Libya is considering a major change in its relations with Moscow, possibly including the establishment of Soviet military bases here at the strategic center of the southern Mediterranean, according to the No. 2 man in the Libyan government.

Staff Maj. Abdul Salaam Jalloud said at a press conference tonight that Libya has "not decided" on the question. But he said, "We are about to review our policies. If we are forced to take steps, then those who forced them should take responsibility."

Despite Jalloud's comments, it remained unclear whether Tripoli and Moscow could reach such an agreement given the considerable friction that periodically has marked their relationship in recent years.

In his rambling and repetitive 45-minute statement and then in response to questions, Jalloud sought to portray the American air raids here as a political and military failure and Libya as the victim of an unwarranted aggression. He described what he called the U.S. administration's efforts to kill Libyan leader Muammar Qaddafi as an "unprecedented" attempt by one nation to murder the president or leader of another.

Noting that American bombs were targeted at Qaddafi's Bedouin tent, his home and his offices at the installation where he lives, Jalloud said, "The tent has emerged victorious."

Qaddafi suffered no injuries, Jalloud insisted, but he declined to say where the Libyan leader was at the time of the strike.

Jalloud said that 37 persons were killed in the raids -- 36 of them civilians -- and that 93 had been injured.

Twenty coffins were buried today in a historic cemetery here, surrounded by troops from almost every faction of the Libyan security and military forces. Two of the coffins were draped with the flag of the Libyan Navy. After the main funeral was over, guns were fired in the air by some sailors burying their dead in another corner of the cemetery. Two more coffins were surmounted by flowered wreaths with the insignia of the antiaircraft corps.

The fact that Jalloud held the press conference instead of Qaddafi suggested that the Libyan leader is still concerned about his security. It also was read by some analysts as an indication that the radical Revolutionary Committees, rather than the relatively more conservative armed forces, have gained the upper hand here since the raid.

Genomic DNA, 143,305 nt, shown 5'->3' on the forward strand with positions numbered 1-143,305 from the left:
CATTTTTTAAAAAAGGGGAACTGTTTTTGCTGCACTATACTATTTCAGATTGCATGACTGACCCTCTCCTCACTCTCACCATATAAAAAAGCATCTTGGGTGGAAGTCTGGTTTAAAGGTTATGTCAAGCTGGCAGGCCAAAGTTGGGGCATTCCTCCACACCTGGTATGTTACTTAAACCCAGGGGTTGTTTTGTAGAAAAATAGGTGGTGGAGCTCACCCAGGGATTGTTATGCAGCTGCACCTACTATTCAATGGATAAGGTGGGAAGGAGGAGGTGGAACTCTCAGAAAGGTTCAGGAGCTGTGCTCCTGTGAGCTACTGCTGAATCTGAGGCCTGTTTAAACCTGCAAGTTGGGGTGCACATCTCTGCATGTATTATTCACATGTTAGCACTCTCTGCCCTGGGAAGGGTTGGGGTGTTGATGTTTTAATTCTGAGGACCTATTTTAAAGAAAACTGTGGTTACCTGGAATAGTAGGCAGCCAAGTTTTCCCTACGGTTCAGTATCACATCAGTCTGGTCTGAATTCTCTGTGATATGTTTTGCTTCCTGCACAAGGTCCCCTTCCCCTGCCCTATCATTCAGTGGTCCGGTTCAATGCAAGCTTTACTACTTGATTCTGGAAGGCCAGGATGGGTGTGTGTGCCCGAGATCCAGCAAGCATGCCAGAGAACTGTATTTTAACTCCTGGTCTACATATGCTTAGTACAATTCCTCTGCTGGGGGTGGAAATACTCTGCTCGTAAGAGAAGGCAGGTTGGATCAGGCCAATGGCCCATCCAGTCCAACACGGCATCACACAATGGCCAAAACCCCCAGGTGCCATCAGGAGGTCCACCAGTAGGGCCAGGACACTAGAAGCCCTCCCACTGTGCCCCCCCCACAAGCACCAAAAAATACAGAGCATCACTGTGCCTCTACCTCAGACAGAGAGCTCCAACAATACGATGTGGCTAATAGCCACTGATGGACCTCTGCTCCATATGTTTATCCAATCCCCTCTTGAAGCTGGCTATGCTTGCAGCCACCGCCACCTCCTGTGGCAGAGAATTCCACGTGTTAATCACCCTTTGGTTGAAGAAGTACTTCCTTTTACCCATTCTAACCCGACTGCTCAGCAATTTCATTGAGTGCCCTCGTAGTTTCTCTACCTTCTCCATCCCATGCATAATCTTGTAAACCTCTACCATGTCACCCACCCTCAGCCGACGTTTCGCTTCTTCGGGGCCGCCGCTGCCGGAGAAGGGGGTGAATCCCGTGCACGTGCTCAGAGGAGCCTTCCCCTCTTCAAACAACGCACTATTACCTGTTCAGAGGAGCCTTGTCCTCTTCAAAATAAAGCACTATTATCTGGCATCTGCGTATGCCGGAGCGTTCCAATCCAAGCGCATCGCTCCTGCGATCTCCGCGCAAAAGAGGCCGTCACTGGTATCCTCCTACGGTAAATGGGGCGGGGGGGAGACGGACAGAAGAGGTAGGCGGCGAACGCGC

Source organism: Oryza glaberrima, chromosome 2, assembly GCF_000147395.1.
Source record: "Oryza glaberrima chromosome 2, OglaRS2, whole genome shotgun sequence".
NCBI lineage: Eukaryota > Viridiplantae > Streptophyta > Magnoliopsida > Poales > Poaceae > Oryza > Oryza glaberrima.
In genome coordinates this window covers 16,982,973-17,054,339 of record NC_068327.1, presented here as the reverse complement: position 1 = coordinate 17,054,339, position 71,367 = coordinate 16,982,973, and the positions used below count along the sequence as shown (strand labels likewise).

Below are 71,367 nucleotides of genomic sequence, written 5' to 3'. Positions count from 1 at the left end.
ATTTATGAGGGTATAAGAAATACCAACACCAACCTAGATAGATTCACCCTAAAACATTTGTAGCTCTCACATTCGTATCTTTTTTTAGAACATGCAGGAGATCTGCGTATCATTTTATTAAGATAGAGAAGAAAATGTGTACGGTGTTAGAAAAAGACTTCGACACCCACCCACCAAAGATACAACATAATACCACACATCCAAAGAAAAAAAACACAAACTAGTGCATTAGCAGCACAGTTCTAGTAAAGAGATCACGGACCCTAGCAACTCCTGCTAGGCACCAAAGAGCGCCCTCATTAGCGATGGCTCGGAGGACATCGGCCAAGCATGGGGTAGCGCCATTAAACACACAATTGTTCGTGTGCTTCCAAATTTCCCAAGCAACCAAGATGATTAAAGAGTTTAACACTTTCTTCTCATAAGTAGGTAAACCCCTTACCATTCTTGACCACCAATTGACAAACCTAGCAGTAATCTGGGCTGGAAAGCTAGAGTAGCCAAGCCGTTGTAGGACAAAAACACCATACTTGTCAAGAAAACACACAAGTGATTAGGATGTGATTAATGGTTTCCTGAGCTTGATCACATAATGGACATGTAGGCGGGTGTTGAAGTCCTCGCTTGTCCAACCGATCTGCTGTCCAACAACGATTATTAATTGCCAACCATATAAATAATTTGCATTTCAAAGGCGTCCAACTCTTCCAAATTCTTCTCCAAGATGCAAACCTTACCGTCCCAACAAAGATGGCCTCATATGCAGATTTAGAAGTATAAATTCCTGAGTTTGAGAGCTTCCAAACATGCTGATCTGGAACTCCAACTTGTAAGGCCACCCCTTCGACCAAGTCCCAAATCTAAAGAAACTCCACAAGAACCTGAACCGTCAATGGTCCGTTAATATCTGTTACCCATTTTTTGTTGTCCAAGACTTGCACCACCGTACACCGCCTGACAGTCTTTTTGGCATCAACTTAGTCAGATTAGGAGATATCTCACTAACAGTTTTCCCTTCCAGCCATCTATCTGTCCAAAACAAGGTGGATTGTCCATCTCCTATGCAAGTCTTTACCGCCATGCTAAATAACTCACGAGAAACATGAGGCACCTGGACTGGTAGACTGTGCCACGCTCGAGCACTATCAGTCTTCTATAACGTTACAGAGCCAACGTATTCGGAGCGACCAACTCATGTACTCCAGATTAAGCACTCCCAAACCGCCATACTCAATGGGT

Addressing Secretary of State George P. Shultz's statement yesterday that an Army takeover here would be desirable and that its chances have grown since the bombing, Jalloud said flatly, "There is no possibility of a coup."

The five remaining members of the original revolutionary group that took over the country in 1969 and the Revolutionary Committees dominated by Jalloud "are Qaddafi," Jalloud said. "Who makes a coup against Qaddafi makes a coup against us.

"This is a dream of Mr. Shultz," Jalloud added.

He vowed that Libya would never give up its "principles" and said it would continue to support Palestinian and other "liberation movements." Narrowing his eyes to slits as he answered questions about three western hostages murdered this week in Lebanon, he denied any Libyan responsibility for the numerous acts of terrorism that have erupted since the American bombing here.

Jalloud stopped short of calls for vengeance, however. At times Jalloud, the leader of what is considered the most radically revolutionary faction of Qaddafi's power structure, seemed to be suggesting a cease-fire.

"If the attackers have withdrawn," he said, "the battles are over. He who starts the attack should stop it." Jalloud said that Tripoli has attempted to send messages through Moscow to Washington, but he did not elaborate.